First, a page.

GMC: You create a relationship between neon and performance art in your work. What led you to make this connection and how do the two mediums interact in your art?
LR: I make art from an intuitive place, which I attribute to growing up in the South. A lot of my mentors were folk artists who stuck their noses up at contemporary art. They made art because they had to and that is how I have always made my work. I do not like trying to make sense of what I am doing, that comes after.
Working with neon as a medium and being the one who is bending the work is a lot to handle. I bend a pattern, I move it to the table, I bombard it, I put the mercury in it, I hold it to dump it…Holding neon is magical. It feels like holding liquid light.
I deal with a lot of mysticism and magic in my work, and I consider myself a witch. These performances are a way to embody the spiritualism that I work with in my art. Light is such a great metaphor for what I am interested in and performance makes my work less objectified, less stagnant, more embodied, and more alive. It is different to be a part of a performance than it is to look at a sculpture. It has an intensity that drew me in.
GMC: Even outside of your performances, spirituality, mysticism, and the occult are central themes in your work. Where does your interest in spirituality come from?
LR: I was raised Episcopalian. I grew up going to church and that tapered off in college. I stopped believing in Christianity and turned to other places for spiritual outlets. That is what my practice has become: a spiritual outlet. Performance was a way to experience ritual and ceremony in my own way. It gives me something that everyone needs. I do not want to go to church to get it, I want to dig a hole in the woods and video myself crawling out.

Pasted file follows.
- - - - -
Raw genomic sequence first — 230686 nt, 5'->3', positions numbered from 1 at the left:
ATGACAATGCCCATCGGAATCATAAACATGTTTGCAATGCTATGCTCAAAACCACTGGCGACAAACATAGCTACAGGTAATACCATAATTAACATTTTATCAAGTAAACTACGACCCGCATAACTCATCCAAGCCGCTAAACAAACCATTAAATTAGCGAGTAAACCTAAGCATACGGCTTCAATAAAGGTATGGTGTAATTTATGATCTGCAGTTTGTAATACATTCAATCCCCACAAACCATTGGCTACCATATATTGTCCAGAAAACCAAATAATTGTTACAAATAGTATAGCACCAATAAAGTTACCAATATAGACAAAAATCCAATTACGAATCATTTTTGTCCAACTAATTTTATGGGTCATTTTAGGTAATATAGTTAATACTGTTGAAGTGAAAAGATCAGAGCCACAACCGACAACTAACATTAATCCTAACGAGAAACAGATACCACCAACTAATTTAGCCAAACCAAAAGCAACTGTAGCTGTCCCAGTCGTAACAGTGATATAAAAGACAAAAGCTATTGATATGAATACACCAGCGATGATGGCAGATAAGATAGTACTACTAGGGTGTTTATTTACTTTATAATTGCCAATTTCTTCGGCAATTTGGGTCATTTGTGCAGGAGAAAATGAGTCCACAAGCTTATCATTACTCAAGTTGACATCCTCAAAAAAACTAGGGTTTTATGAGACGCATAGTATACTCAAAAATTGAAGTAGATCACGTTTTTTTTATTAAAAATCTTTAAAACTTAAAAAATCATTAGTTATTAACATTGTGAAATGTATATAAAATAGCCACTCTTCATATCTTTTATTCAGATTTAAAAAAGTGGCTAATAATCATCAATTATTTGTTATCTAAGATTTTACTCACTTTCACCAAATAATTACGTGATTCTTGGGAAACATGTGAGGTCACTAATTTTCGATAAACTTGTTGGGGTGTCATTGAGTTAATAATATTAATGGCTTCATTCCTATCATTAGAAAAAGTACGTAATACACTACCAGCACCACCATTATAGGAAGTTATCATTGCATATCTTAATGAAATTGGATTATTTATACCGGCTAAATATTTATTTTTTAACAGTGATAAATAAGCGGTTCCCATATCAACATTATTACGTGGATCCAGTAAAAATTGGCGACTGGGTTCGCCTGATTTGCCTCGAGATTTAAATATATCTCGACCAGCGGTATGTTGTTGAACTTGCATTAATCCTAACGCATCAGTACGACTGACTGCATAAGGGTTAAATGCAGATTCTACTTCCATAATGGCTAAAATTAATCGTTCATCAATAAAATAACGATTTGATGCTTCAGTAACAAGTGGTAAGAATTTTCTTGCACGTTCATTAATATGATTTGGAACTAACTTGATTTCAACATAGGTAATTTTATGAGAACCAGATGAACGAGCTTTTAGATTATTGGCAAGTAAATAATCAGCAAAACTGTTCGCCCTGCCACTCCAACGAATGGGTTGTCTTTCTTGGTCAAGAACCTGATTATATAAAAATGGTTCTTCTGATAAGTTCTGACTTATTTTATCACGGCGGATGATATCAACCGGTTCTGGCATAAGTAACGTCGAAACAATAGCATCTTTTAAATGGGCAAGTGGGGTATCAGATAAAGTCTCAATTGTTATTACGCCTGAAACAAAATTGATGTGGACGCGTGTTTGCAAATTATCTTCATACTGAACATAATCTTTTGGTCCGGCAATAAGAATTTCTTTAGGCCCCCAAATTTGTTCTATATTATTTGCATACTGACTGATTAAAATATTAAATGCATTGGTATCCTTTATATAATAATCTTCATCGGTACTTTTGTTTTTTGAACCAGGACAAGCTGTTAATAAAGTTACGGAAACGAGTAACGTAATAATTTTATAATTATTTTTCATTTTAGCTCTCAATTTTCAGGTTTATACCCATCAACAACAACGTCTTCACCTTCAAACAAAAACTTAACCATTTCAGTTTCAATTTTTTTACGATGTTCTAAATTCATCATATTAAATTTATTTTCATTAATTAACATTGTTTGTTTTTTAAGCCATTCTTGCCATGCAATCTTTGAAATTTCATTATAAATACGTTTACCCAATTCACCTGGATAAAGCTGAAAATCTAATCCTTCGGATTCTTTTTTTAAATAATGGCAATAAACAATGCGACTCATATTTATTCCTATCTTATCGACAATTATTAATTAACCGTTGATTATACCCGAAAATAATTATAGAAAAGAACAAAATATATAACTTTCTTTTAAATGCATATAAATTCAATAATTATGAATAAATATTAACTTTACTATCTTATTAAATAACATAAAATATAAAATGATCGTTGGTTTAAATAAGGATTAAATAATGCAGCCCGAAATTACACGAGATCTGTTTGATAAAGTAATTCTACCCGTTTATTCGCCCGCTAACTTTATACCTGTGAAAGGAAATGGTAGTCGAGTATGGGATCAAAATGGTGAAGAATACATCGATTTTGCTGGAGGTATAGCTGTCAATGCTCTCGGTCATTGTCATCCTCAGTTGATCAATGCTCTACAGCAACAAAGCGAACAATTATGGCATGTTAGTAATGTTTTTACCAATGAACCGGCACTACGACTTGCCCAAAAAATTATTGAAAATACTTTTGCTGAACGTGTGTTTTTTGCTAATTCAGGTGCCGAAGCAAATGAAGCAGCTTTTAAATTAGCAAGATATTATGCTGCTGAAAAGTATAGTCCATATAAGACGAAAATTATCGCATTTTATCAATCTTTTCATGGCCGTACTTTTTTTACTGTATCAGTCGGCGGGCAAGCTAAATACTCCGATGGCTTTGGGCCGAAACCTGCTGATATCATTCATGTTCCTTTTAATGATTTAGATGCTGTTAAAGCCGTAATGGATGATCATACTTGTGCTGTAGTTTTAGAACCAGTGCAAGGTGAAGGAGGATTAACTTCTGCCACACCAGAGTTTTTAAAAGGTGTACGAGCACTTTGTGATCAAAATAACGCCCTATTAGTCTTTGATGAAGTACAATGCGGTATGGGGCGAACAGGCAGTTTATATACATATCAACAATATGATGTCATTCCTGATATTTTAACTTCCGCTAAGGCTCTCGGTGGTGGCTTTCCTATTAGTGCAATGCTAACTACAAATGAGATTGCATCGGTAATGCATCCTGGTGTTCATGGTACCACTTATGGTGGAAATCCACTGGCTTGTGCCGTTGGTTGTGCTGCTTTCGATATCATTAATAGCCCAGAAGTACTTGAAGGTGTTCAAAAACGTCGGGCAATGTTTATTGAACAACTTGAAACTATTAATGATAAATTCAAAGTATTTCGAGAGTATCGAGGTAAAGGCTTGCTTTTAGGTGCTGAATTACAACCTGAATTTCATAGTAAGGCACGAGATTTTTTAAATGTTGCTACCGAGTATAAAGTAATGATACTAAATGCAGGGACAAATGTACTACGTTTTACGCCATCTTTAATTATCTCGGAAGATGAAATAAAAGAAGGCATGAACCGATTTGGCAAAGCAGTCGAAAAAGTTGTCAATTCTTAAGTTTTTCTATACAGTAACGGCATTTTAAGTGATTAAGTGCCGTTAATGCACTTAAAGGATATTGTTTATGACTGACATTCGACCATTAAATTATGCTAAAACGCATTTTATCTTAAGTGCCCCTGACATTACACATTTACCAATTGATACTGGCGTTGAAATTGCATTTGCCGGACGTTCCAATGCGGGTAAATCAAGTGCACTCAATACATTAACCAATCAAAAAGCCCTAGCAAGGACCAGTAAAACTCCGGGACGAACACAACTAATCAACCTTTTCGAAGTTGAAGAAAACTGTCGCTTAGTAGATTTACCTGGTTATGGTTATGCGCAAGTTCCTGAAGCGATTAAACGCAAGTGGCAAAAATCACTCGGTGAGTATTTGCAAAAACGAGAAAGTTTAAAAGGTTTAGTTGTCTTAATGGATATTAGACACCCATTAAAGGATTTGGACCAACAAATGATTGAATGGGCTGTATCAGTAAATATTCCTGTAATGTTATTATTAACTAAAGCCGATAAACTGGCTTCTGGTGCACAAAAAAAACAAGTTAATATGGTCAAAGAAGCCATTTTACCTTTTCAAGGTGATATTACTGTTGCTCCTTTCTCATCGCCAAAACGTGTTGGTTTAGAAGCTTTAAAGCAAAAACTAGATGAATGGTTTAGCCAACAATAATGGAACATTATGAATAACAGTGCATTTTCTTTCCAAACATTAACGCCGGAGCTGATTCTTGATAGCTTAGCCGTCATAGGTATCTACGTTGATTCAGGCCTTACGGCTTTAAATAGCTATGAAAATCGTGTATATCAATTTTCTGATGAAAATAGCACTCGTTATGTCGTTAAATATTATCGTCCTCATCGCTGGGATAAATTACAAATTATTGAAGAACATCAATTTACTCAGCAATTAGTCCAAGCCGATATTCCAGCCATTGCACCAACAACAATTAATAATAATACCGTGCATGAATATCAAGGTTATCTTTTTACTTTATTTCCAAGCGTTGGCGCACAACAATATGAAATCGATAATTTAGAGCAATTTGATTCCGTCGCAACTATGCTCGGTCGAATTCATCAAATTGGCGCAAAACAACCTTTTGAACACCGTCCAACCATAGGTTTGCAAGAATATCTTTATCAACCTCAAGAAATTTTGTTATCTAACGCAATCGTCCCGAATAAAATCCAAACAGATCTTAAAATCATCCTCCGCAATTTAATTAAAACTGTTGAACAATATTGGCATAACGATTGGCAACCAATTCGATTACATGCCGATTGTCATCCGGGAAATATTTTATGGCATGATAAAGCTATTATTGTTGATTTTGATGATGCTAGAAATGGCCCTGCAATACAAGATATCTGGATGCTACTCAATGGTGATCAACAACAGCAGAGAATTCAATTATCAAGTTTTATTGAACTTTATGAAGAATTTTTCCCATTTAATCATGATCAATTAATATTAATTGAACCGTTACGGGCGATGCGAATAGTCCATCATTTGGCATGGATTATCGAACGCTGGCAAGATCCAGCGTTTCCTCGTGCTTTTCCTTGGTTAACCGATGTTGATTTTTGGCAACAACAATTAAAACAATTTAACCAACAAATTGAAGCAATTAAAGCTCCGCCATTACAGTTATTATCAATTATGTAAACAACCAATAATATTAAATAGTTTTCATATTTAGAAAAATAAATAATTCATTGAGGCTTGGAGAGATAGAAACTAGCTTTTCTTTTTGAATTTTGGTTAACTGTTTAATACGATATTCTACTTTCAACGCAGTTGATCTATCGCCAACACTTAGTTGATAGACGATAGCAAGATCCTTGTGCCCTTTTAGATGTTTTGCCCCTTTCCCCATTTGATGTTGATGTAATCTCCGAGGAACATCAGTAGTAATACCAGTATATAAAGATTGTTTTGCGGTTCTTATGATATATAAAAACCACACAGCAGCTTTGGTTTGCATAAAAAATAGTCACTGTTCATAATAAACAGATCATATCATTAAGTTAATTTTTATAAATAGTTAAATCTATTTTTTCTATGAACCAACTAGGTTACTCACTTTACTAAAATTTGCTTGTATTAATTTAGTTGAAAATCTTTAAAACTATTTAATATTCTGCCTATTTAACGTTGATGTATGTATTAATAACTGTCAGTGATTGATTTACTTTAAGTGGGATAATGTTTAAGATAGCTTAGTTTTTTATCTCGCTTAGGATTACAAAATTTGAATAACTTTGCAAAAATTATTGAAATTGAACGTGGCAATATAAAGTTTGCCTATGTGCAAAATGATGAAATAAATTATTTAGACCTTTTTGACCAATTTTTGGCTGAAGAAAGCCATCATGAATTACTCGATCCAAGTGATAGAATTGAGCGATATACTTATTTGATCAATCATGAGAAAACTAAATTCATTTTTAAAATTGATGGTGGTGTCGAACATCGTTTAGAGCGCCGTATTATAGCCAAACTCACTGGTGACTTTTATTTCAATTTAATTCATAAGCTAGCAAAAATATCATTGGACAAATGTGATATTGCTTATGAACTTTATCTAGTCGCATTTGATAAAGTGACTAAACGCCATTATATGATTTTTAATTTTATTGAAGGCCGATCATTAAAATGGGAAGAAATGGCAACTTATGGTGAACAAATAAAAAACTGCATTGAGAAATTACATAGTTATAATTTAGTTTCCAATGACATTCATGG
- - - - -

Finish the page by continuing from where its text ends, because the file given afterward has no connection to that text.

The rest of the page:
GMC: Your interest in magic also comes through in your choice of color. Your soft purples, blues, pinks, and yellows are not the typical hues used in neon signage. How do you select your colors for a project?
LR: I try to use neon in non-traditional ways because it is a relatively new medium for sculpture. Neon is only about 100 years old, while bronze casting and marble carving have been around for centuries. People have been stacking rocks since the beginning of time! Neon is this world of possibilities, but for so long it has been used as an arm of capitalism. I try to combat that and make people think about the medium.
Most famous neon artwork from the sixties until now were not bent by the artist. They were commissioned from a commercial sign shop. I bend my work; knowing the process and science behind neon gives me the advantage of understanding how I can combine colors that people do not use. To me, it is all about using the medium in a more nuanced way. How does it make you feel when you stand in front of one of my signs versus an open sign or that red border you see everywhere?